Social Media Reality Check


Twitter handle? Registered -- and tweeting who knows what. Facebook fan page? Created -- and desperately seeking fans. Now what, exactly, do these things do for my brand?

Plenty of companies rush into the social-media space, if only to "be there."
They suffer from what we call "techno-ecstasy," a supreme love of newly developed technology. It's a constant obsession with the newest, shiniest online toys combined with the fear of being left behind. Most often, it's the technology itself people are enamored with, not the business problems these advancements could solve. These platforms come and go, and the graveyards of lost applications build up, but our business goals get put on the back burner.

We no longer ask if tactics make sense for our brand, if they're beneficial to our consumers, or if the enterprise is capable of delivering on the promise.

Now more than ever, we're seeing brands rush head-on into the social-media space, staking their claim on their Twitter, Flickr and Facebook kingdoms, excited about what can be done versus what should be done. In the case of microblogging there are huge differences between brands that do and do not get it. The successful ones engage users on an individual basis and humanize the company with various levels of participation within the organization. On the other hand, some brands deliver mostly broadcast messages regarding promotions or announcements, with little interaction among followers.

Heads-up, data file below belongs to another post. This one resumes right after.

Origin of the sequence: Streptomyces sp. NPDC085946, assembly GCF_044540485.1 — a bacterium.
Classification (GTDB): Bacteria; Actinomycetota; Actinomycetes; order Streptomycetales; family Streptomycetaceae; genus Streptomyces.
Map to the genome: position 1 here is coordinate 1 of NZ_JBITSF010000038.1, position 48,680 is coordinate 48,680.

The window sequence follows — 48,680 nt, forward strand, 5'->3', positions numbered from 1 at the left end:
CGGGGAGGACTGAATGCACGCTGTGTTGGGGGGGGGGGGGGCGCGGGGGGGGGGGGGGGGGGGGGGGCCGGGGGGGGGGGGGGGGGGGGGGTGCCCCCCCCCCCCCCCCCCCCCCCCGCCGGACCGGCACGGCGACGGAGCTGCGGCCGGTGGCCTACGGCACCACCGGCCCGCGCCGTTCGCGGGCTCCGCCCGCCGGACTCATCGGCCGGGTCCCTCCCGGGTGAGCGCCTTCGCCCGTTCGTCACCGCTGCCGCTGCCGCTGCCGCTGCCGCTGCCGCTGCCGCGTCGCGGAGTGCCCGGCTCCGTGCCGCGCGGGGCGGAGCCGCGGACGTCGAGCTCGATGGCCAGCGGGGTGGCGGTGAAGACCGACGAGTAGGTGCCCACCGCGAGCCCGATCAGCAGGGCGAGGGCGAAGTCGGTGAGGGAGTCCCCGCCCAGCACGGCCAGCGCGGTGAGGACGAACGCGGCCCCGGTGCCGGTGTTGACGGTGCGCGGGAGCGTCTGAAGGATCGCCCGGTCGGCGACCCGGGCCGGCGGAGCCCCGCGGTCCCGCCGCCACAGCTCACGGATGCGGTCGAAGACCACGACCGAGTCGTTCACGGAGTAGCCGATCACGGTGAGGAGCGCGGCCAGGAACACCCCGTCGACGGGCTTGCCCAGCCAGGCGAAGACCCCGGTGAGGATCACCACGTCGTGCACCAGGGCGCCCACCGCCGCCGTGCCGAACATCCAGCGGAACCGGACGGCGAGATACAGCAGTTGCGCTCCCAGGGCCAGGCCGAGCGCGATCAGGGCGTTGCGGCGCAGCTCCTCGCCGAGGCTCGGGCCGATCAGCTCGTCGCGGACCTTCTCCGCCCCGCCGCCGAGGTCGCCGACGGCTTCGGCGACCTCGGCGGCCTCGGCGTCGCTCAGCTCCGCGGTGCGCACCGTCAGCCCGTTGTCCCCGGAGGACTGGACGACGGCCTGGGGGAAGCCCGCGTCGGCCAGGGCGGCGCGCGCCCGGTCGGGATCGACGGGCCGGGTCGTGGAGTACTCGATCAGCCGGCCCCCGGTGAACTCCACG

But how do you know if you've been afflicted with techno-ecstasy? Start by asking these questions:

1. Am I focused on using the social realm to listen to and learn more about my consumers, or am I more focused on executing a fan page?

2. How much participation is required to make a difference on my brand? Does adding 4,600 "friends" have any impact on this goal? Is this scalable to the level I need?

3. Has my company trained CSR, legal, HR and sales on our social-media strategy, or has only the marcom department received a social-media 101 session?

Trust me, I'm not discouraging the appetite to keep up with new innovations. They'll undoubtedly effect profound changes in how our brands start and continue relationships with customers. But there's no need to be blinded by techno-ecstasy.

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